Petitioners Call for Halt to LumberYard, but Is It Too Late?
Mayor James Maley says the group is entitled to its views, but that legally they could never reach a ballot initiative.
At present, the LumberYard redevelopment is not exactly what it was supposed to have been: a tightly budgeted investment that would invigorate downtown Collingswood with luxury condominiums and an infusion of the tax revenues that such high-end projects deliver.
In its current incarnation, the last phase of the project is slated to be completed as a multi-unit, five-story apartment complex with some retail spaces on the bottom floors.
And for one group of Collingswood residents, that’s one change too many. They’re hoping that with enough signatures, the borough will change course on the project. They’re hoping that after five years, they can take their case public. They’ve only got a handful of days to go.
‘You’ve got to set good intentions aside’
Joseph Dinella is a sprinkler fitter by trade, but in the public forums and town hall meetings around Collingswood, his second occupation might as well be professional political opponent.
Dinella is known as the most consistent voice of opposition, not only to the LumberYard project in specific, but to the administration of Mayor James Maley in general. He speaks in loaded language about the project as “Maley’s folly,” and accuses the mayor of running Collingswood “like his own little fiefdom.”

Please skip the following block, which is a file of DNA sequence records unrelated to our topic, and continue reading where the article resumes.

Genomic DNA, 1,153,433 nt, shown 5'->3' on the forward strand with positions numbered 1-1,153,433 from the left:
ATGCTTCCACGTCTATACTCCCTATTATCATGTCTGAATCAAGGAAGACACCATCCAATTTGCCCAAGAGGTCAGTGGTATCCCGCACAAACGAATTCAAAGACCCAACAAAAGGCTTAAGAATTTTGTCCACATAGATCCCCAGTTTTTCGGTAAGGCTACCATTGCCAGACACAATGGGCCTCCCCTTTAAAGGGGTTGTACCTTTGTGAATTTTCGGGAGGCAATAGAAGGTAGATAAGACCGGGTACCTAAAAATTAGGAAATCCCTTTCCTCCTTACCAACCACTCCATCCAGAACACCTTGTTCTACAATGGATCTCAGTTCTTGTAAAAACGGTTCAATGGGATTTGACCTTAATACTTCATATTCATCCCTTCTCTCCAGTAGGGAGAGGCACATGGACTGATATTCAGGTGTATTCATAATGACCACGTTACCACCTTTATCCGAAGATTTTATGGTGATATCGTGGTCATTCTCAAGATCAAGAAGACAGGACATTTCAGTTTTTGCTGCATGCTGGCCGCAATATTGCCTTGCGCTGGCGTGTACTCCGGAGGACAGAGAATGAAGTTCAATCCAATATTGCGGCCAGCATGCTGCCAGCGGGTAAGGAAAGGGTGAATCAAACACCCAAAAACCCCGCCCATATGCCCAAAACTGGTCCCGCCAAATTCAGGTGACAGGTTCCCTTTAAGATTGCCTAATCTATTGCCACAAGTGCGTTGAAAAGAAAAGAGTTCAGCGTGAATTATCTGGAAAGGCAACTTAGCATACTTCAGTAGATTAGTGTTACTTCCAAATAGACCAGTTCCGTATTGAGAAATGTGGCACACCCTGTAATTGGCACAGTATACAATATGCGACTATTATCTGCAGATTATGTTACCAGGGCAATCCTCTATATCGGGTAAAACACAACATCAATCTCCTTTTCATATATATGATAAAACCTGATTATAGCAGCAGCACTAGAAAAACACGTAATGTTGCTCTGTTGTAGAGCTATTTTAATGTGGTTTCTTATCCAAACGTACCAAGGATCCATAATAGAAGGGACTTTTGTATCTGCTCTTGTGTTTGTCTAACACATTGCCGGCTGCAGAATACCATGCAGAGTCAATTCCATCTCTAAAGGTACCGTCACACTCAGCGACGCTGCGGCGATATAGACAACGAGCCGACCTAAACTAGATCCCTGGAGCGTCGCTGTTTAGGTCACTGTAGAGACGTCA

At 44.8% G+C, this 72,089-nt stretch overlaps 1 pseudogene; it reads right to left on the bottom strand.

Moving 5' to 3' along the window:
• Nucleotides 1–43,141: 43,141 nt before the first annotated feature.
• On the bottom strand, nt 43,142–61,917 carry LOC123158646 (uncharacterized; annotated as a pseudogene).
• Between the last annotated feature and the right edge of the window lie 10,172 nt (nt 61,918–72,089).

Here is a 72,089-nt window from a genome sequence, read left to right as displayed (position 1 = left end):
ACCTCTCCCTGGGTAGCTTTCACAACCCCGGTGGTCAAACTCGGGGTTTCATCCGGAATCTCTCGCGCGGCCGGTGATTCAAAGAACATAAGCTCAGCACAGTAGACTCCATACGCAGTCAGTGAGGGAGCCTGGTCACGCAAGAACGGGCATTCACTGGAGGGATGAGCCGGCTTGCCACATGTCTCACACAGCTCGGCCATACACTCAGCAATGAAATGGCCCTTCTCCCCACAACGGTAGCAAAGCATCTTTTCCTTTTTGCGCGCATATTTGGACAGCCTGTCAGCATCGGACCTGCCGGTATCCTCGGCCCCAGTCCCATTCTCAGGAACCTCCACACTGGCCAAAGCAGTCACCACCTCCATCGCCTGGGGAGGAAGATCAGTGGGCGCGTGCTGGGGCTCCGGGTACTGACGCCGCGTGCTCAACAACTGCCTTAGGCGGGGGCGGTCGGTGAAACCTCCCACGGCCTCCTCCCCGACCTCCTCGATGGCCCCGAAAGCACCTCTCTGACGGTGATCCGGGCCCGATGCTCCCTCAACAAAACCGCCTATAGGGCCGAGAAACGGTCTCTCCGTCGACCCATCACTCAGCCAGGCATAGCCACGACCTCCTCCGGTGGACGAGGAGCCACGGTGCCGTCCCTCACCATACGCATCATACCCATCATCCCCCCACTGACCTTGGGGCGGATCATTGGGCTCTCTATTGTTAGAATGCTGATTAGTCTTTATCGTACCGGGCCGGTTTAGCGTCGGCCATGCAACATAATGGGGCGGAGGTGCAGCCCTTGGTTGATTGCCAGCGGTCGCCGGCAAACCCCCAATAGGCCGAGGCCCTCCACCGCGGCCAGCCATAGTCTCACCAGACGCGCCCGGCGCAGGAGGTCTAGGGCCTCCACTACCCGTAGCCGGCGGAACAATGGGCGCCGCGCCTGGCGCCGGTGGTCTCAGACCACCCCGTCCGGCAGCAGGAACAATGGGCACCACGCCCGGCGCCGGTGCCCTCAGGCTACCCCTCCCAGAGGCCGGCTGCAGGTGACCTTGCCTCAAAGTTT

Dinella is a Collingswood lifer. He owns the house he grew up in; he holds it as a point of pride that he has known the same neighbors all his life. He believes the borough “was a good place to live 20 years ago [when] it was more moderately priced,” and that people who remember it then “aren’t as happy as they used to be.”
Dinella disagrees with the PILOT (Payment in Lieu of Taxes) programs that were granted to redevelopers of the Heights of Collingswood (or Parkview) apartments, Pewter Village (or Eldridge Gardens) apartments, and he disagrees with the tool being used to fund the completion of the LumberYard.
“Why are we going to build, in a down real estate market, something we didn’t want in the first place?” Dinella says. “In this climate we need the money.”
Together with a handful of other Collingswood residents—John Staley, Charles Ferrara, Nathalie Marquet, and Robert Gittler—Dinella is leading a citizen petition to repeal the borough ordinances approving the five-story apartment project that would occupy the LumberYard site and awarding a 25-year PILOT program for the Ingerman Group to complete the job.
“The first way to get out of trouble when you’re in a hole is to stop digging,” Dinella says. “Because you have a fiduciary obligation to 14,000 people, prudence demands that you step back and get other ideas. You’ve got to set good intentions aside and deal with the hand you’ve been dealt.
“I really believe the redevelopment thing has run its course,” he says. “They need to go back to the drawing board, and the only way to do that is make them repeal these ordinances.”
Independent market analysis
Gittler, a transplanted Philadelphian who came to Collingswood for the small-town/hometown feel, and who works in economic development, has a different skin in the game.
“I’m not a person who opposed the LumberYard in principle,” he says. “I don’t hate the mayor personally, I don’t think everything he tries to do is bad. But the second phase [of the project] started well after the real estate collapse was apparent. That’s where a lot of the problem started.”